The introduction of the world to cryptocurrencies through Bitcoin a decade ago seemed like an almost unnoticeable blip on the radar of the budding fintech industry. The movement toward digital finance and third party trust systems was a juggernaut that couldn’t be stopped by a small and insignificant technology solution to create ‘trustless’ systems.
But now, ten years later, the world has begun to sit up and take notice of Bitcoin and currencies like it. With decentralized trustless controls, these new technology-based currencies are making inroads into almost every form of the financial system. And as they do, governments are beginning to take notice.
Libra and others
The most recent wave of such global currency offerings has come in the form of FAANG stock companies offering their own internal financial systems. The recent announcement of Google’s (GOOG) internal banking offerings through Citibank shows that these big tech companies want to expand their global influence by reaching into the pockets of large-scale banking systems.
Perhaps more clear, however, has been Facebook (FB) founder Mark Zuckerberg’s foray into international finance through an internal cryptocurrency called Libra. Designed to be a global trustless currency system, Libra would allow for international transfers to all of Facebook’s 2.45 billion users.
Initially hailed as a revolutionary idea, the Libra cryptocurrency was backed by some of the biggest names in finance. The list includes companies like Andreessen Horowitz, Ribbit Capital, Spotify, Coinbase, Uber Technologies, Vodafone, and Xapo. And these are just a few of the many companies that were willing to support the new tech.
But almost as soon as the announcement went live, governments around the world threw up the proverbial stop signs and called for a rethink. US politicians were joined by many in Europe and Asia calling for a cease and desist of the new cryptocurrency, and Zuckerberg’s team of backers began to quickly decline.
Of primary concern for most lawmakers was the difficulty with KYC (Know Your Customer) and AML (Anti Money Laundering) complexities. Facebook’s onboarding program holds almost none of the necessary information to complete these most basic of international financial requirements.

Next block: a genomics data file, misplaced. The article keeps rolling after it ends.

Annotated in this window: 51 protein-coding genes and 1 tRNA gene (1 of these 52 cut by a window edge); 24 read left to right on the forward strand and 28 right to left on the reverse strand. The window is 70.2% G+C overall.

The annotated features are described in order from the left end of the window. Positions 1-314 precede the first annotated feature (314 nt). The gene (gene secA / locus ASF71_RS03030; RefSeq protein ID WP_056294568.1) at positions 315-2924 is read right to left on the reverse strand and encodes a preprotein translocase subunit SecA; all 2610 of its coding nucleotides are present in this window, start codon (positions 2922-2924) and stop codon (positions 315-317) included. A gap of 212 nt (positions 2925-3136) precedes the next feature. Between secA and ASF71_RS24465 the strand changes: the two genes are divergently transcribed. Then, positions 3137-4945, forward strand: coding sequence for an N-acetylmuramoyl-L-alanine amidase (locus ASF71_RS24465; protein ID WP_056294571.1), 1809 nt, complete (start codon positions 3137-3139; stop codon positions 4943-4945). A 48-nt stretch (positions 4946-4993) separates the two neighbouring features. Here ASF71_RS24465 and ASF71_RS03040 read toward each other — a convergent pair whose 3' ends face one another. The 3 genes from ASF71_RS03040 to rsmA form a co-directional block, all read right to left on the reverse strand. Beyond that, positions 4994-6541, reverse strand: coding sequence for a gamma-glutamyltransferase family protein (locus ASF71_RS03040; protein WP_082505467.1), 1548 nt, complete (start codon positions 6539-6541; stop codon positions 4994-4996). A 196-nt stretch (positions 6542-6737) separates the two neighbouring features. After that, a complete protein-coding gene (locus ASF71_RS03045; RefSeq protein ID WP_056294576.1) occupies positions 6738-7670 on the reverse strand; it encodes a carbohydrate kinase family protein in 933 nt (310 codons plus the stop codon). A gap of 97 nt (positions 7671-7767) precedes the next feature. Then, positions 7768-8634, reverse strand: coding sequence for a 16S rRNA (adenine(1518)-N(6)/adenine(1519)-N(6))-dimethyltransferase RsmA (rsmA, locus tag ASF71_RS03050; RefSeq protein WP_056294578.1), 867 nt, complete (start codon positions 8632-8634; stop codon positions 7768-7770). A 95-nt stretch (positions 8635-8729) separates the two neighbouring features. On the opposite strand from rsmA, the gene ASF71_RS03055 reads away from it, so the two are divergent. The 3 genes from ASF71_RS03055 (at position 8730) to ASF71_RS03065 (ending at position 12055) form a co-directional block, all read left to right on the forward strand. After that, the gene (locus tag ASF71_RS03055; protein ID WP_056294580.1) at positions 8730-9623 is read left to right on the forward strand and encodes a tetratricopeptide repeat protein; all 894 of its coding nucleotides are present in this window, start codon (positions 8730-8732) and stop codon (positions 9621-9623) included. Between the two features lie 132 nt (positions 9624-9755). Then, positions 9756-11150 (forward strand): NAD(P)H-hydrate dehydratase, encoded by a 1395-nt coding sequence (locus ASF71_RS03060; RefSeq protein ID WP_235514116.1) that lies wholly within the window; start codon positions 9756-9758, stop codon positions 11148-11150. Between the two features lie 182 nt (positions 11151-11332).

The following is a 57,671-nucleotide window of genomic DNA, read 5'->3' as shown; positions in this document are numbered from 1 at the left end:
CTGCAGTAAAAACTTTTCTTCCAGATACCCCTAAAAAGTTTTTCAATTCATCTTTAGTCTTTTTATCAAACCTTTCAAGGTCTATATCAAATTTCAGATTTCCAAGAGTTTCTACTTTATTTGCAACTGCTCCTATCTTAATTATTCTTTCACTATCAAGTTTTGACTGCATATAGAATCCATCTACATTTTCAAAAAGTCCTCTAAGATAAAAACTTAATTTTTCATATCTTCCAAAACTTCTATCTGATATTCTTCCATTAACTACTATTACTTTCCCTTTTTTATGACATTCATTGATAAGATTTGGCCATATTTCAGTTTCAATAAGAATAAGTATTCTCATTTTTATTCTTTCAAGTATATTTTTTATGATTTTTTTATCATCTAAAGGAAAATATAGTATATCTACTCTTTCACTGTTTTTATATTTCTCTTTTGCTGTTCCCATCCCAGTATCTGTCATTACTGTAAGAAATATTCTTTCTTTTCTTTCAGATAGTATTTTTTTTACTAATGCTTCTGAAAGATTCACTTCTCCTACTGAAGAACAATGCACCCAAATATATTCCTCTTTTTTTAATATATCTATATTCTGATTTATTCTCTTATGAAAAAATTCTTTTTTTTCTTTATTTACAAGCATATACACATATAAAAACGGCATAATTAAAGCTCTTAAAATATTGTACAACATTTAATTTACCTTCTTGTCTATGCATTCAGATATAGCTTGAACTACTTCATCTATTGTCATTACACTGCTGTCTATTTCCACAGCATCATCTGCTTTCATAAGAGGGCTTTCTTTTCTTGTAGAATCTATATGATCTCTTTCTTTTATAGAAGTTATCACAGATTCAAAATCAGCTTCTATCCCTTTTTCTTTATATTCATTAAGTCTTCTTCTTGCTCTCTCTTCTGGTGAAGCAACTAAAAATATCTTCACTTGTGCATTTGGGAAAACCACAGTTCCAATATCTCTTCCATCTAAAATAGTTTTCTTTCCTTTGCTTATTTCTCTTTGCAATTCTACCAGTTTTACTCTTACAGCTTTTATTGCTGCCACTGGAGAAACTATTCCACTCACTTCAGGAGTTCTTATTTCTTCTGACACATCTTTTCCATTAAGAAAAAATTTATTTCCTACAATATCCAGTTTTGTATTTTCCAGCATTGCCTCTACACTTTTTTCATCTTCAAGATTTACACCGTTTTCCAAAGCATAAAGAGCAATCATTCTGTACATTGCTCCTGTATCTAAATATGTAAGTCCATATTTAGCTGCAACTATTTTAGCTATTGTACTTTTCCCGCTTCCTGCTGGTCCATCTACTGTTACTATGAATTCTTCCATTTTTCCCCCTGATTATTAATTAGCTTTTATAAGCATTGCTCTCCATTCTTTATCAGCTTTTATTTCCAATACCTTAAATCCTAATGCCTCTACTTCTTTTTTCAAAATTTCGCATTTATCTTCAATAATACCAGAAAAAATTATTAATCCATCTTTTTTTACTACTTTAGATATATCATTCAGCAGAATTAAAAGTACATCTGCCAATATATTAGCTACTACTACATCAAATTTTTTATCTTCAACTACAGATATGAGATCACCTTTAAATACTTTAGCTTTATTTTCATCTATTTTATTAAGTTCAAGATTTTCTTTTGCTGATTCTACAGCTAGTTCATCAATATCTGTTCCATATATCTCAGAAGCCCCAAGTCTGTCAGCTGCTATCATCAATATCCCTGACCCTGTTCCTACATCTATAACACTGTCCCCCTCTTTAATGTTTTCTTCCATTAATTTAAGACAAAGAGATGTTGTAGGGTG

What’s more, many have suggested that Libra would allow for international terror groups to have easy financial pathways to transfer huge sums of money without government awareness or control. While some cypherpunks see this as a good thing, most of the world’s citizens don’t mind a bit of privacy loss in order to keep planes from being blown up.
Overall, the world appears to simply not be ready for the complexity of a fintech cryptocurrency like Libra. And while Bitcoin and other digital currencies have provided just such a system already, the complexity of a centralized system run by Zuckerberg alone has been too great.
Saga—A step ahead
In the wake of this massive backlash, the burgeoning cryptocurrency community has already made strides to create just such a system, but without the complexities that have made Libra such a political pariah.
These have included a number of new coins—dubbed ‘stablecoins’— which have digital signatures but are backed by global fiat currencies. Of course, though technically digital currencies, these stablecoins, by and large, rely on the stability of global currencies to remain stable.
However, other companies have created solutions to deal with this difficulty. Take, for example, Saga Monetary Technologies (Saga). The UK-based blockchain firm recently announced the release of the SGA token—an ERC-20 compliant stablecoin.
Created as a frictionless global currency, the SGA offers users the chance to move funds within its platform globally. However, unlike Bitcoin, Saga requires KYC and AML onboarding. The company has just recently opened this online onboarding process fully for those interested in taking part in the revolutionary currency.
Just like Libra, Saga has received support from a host of top-tier companies including Lightspeed Venture Partners, Mangrove Capital Partners, Vertex Ventures, Disruptive, Lool Ventures, and others. Together, these firms have raised a collective $30 million in seed funding to get the project off the ground and into the hands of international consumers.
What’s more, the company has brought together an all-star team of financial heavy hitters as an advisory board. These include Prof. Jacob A. Frenkel, PhD, chairman of JPMorgan Chase International and former governor of the Bank of Israel; Prof. Myron Scholes, Nobel laureate in economic sciences and professor emeritus at Stanford University; Leo Melamed, former chairman of the Chicago Mercantile Exchange (CME); and Prof. Dan Galai, PhD, former dean of the School of Management at Hebrew University Jerusalem.
With a dramatically more robust KYC/AML entry barrier, and a better overall financial picture, the company has moved ahead of the other fintech offerings like Libra, and Google’s online banking. Additionally, as trust in the SGA coin grows, its reliance on fiat currencies wanes, creating a truly decentralized global currency.
While the world has begun to notice cryptocurrencies, much remains to be done to bring them to the common man. But with companies like Saga coming into the picture, it appears that the industry will achieve the vision that Bitcoin began.
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